The references should be collected, evaluated and summarized before any interviews take place. We have included sample interview questions for you to use. Interviews are always best carried out face to face, but where this is not possible, video conferencing is more effective than just audio. 

There are personality, psychometric, and other assessment tools that can help add knowledge of the candidates to this process, however only use assessments that have been validated for the purpose of assessing people for new roles.

Once all the references, interviews, assessment information, and any other biographical detail have been gathered for each of the candidates, the appropriate leadership/selection team will prayerfully determine which candidate(s) appears to be most qualified or appropriate for the role.

For most organizations, this information and recommendation are submitted to a senior leadership team who will make the final decision. A Candidate Summary Sheet has been provided for this purpose.

Selecting the Leader

It is not uncommon to find that as you get to the step of Selecting a Leader, you actually need more information. Sometimes this is missing biographical information, but often it involves details that require a follow-up interview with one or more candidates. We have included some common follow-up questions in the sample interview questions resource. It is helpful to budget extra time for the process to ensure you don’t rush a decision because of time pressures.

The information on each candidate is included in the Candidate Summary Sheet from the previous step. To ensure the best fit, you may want to revisit the Leader Profile, the job description, and the skills/mindsets listed on the Leadership Needs Worksheet (all used in the Listing Candidates step). When you are satisfied that all the relevant information has been gathered, then prayerfully work through the summary report again and determine the most suitable candidate, considering competency, “fit” in the team, availability, as well as your own spiritual discernment.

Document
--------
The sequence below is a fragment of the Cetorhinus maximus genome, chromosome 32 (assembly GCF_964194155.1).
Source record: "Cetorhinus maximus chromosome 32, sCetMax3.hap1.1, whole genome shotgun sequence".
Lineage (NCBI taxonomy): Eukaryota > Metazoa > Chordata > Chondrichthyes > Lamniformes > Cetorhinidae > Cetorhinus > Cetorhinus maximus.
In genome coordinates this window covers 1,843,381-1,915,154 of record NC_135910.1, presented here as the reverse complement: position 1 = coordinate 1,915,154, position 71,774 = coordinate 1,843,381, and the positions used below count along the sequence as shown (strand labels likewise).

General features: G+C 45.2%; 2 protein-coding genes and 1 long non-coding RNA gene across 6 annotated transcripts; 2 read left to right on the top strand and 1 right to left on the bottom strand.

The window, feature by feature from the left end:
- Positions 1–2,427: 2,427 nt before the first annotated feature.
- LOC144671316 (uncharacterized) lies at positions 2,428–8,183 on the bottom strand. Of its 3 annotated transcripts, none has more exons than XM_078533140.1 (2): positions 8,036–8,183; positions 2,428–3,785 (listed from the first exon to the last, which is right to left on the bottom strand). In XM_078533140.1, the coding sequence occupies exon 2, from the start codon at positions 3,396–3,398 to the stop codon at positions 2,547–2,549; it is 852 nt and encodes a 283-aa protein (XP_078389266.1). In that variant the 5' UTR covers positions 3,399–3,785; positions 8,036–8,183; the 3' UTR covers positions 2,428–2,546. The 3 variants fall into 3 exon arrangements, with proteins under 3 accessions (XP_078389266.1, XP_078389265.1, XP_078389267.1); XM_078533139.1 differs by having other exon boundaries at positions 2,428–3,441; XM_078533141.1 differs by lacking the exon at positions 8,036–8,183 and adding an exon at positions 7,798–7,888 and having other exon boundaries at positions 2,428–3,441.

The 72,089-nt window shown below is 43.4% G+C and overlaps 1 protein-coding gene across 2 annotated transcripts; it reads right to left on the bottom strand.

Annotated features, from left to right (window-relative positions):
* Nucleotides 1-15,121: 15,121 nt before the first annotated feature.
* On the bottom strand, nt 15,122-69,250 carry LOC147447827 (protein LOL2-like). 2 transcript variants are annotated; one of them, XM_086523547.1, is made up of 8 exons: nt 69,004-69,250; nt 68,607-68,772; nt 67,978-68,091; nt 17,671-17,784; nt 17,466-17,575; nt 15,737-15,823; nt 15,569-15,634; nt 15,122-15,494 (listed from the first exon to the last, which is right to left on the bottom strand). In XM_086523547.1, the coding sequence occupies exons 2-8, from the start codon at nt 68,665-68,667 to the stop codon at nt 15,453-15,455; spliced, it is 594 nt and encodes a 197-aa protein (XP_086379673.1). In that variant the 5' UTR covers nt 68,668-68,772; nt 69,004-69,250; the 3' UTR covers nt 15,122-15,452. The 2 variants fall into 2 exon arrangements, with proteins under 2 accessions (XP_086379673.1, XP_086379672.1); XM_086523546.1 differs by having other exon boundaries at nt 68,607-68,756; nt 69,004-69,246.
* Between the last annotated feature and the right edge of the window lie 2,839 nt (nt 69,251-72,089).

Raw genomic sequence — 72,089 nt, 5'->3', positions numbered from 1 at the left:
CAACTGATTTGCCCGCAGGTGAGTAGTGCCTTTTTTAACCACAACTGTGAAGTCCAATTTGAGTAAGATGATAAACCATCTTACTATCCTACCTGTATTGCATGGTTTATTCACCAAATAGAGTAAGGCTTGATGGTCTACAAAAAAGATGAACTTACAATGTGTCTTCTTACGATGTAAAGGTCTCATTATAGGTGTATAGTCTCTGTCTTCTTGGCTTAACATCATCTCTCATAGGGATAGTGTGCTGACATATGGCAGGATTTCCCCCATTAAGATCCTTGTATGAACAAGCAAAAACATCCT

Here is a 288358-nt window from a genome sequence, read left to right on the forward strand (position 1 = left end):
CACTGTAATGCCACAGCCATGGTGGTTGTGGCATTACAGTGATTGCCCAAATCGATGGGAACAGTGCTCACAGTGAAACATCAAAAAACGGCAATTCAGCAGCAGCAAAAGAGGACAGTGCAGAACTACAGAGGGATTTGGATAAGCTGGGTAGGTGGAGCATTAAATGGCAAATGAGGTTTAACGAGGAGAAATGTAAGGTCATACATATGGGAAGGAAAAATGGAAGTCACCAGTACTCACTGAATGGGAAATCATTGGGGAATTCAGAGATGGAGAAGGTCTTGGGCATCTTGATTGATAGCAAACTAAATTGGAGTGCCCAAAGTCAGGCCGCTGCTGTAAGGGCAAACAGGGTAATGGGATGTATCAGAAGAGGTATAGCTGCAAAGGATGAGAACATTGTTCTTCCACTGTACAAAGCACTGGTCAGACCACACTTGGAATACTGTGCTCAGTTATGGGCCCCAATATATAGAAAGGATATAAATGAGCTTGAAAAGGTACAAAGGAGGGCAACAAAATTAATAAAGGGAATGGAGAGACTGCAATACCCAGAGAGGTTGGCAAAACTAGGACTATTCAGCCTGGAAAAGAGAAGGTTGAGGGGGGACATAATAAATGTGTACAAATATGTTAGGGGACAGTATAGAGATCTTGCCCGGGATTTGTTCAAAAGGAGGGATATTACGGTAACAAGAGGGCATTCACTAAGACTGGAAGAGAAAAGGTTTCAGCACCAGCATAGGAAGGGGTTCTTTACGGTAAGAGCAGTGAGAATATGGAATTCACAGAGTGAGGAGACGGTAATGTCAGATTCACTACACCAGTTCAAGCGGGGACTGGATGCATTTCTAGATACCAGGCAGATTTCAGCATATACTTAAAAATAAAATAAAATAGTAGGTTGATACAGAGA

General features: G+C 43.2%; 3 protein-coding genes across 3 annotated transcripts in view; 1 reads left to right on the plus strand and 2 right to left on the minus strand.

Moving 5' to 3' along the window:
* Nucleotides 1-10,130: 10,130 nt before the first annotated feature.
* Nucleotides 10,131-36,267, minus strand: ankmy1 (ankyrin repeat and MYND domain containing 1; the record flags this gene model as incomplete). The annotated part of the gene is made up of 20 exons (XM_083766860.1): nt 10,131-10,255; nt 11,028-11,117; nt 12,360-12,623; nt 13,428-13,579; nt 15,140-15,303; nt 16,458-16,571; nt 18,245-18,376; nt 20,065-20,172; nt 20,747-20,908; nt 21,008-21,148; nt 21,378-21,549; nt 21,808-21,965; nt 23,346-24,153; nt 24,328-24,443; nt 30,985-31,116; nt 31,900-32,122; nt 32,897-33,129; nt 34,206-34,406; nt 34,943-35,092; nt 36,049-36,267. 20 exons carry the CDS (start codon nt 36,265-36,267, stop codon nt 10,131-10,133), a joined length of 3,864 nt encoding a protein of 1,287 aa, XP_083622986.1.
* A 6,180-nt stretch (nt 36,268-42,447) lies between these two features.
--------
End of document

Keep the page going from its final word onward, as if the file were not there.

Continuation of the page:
When all are comfortable with the decision, the successful candidate should be invited to take up the role. Depending on the unexpectedness of the appointment and the amount of change involved, the candidate can be given an appropriate period of time for reflection and prayer before being required to give a response.

Once the candidate has accepted the position, work begins on the Leader Transition Process! This includes a timeline for transition, any developmental needs, how the decision will be announced – sequencing the order in which key stakeholders should find out.

For good people-management and in case questions are asked later, remember to archive all materials related to the process to preserve a record of the process.

From the links below, you can download the key tools for the Leadership Selection Process. For further help in making the most of these tools, have a look at the explanations and other resources in the resources for facilitators. 

The resources were designed for implementation within the global ministries of Campus Crusade for Christ, so feel free to adapt the materials to fit your situation if needed. 

Leadership Selection Process Overview

Key Tools:

Leadership Needs Worksheet

Nominations Request Sheet

Leader Profile page

Reference Questions

Interview Questions

Candidate Summary Sheet

Resources for Facilitators

Facilitators User Guide – a complete overview of the selection and transition processes

Leadership Selection Process Flowchart – for those who want it visually!

Using Job Descriptions – a helpful article from “Your First 100 days in LDHR”.  

Related Resources

Not sure where to go from here? Take a look at some of the other Processes resources that are available to you. 

Leader Transition Process

Leader Transitions Ensuring newly appointed leaders transition well Research shows that leader transitions are highly stressful. Approximately half of transitioning leaders under-perform and fall  short